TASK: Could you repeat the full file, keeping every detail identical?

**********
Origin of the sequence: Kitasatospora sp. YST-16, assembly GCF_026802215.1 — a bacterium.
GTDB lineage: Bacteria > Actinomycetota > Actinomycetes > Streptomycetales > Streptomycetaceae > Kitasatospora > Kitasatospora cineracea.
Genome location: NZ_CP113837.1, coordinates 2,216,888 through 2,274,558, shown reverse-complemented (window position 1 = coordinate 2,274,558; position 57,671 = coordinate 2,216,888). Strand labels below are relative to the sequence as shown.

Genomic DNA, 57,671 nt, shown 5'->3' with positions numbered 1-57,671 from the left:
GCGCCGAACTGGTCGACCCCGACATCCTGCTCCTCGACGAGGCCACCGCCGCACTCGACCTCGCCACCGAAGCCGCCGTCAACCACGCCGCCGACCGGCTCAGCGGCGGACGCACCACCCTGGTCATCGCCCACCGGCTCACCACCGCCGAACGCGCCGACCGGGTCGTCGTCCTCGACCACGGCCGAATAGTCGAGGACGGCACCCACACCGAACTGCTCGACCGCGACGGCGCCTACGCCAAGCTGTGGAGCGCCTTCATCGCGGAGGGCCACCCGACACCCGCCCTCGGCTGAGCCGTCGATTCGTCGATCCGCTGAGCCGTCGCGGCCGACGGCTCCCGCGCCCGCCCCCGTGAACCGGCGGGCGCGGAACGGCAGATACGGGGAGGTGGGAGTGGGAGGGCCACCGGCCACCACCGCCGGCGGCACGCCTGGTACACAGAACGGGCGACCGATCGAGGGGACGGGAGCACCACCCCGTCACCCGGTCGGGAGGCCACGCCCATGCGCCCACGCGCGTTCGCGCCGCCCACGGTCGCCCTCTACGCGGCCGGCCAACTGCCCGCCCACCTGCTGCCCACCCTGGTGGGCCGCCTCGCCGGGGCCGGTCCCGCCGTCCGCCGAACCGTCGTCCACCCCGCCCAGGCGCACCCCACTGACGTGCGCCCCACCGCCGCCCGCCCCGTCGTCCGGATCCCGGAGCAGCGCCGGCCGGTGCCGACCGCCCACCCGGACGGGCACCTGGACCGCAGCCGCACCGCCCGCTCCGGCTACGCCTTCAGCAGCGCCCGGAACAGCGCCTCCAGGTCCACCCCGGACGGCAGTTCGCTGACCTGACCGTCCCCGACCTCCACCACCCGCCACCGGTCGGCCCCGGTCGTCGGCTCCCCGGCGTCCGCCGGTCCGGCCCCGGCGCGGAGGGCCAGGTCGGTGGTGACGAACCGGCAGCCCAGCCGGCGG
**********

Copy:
Origin of the sequence: Kitasatospora sp. YST-16, assembly GCF_026802215.1 — a bacterium.
GTDB lineage: Bacteria > Actinomycetota > Actinomycetes > Streptomycetales > Streptomycetaceae > Kitasatospora > Kitasatospora cineracea.
Genome location: NZ_CP113837.1, coordinates 2,216,888 through 2,274,558, shown reverse-complemented (window position 1 = coordinate 2,274,558; position 57,671 = coordinate 2,216,888). Strand labels below are relative to the sequence as shown.

Genomic DNA, 57,671 nt, shown 5'->3' with positions numbered 1-57,671 from the left:
GCGCCGAACTGGTCGACCCCGACATCCTGCTCCTCGACGAGGCCACCGCCGCACTCGACCTCGCCACCGAAGCCGCCGTCAACCACGCCGCCGACCGGCTCAGCGGCGGACGCACCACCCTGGTCATCGCCCACCGGCTCACCACCGCCGAACGCGCCGACCGGGTCGTCGTCCTCGACCACGGCCGAATAGTCGAGGACGGCACCCACACCGAACTGCTCGACCGCGACGGCGCCTACGCCAAGCTGTGGAGCGCCTTCATCGCGGAGGGCCACCCGACACCCGCCCTCGGCTGAGCCGTCGATTCGTCGATCCGCTGAGCCGTCGCGGCCGACGGCTCCCGCGCCCGCCCCCGTGAACCGGCGGGCGCGGAACGGCAGATACGGGGAGGTGGGAGTGGGAGGGCCACCGGCCACCACCGCCGGCGGCACGCCTGGTACACAGAACGGGCGACCGATCGAGGGGACGGGAGCACCACCCCGTCACCCGGTCGGGAGGCCACGCCCATGCGCCCACGCGCGTTCGCGCCGCCCACGGTCGCCCTCTACGCGGCCGGCCAACTGCCCGCCCACCTGCTGCCCACCCTGGTGGGCCGCCTCGCCGGGGCCGGTCCCGCCGTCCGCCGAACCGTCGTCCACCCCGCCCAGGCGCACCCCACTGACGTGCGCCCCACCGCCGCCCGCCCCGTCGTCCGGATCCCGGAGCAGCGCCGGCCGGTGCCGACCGCCCACCCGGACGGGCACCTGGACCGCAGCCGCACCGCCCGCTCCGGCTACGCCTTCAGCAGCGCCCGGAACAGCGCCTCCAGGTCCACCCCGGACGGCAGTTCGCTGACCTGACCGTCCCCGACCTCCACCACCCGCCACCGGTCGGCCCCGGTCGTCGGCTCCCCGGCGTCCGCCGGTCCGGCCCCGGCGCGGAGGGCCAGGTCGGTGGTGACGAACCGGCAGCCCAGCCGGCGG